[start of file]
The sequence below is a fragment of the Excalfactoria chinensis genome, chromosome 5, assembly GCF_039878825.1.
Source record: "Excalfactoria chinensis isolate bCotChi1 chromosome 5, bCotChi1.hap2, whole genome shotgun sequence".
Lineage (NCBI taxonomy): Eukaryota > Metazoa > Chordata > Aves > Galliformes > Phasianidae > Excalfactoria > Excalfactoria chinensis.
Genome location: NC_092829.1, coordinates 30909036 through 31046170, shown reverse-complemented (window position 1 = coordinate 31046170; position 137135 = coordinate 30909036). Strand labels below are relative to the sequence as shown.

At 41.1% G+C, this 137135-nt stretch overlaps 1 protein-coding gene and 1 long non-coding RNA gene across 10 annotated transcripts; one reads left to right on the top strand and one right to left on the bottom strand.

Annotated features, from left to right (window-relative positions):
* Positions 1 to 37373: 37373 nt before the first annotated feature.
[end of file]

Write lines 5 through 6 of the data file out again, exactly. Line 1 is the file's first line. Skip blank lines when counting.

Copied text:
At 41.1% G+C, this 137135-nt stretch overlaps 1 protein-coding gene and 1 long non-coding RNA gene across 10 annotated transcripts; one reads left to right on the top strand and one right to left on the bottom strand.

Annotated features, from left to right (window-relative positions):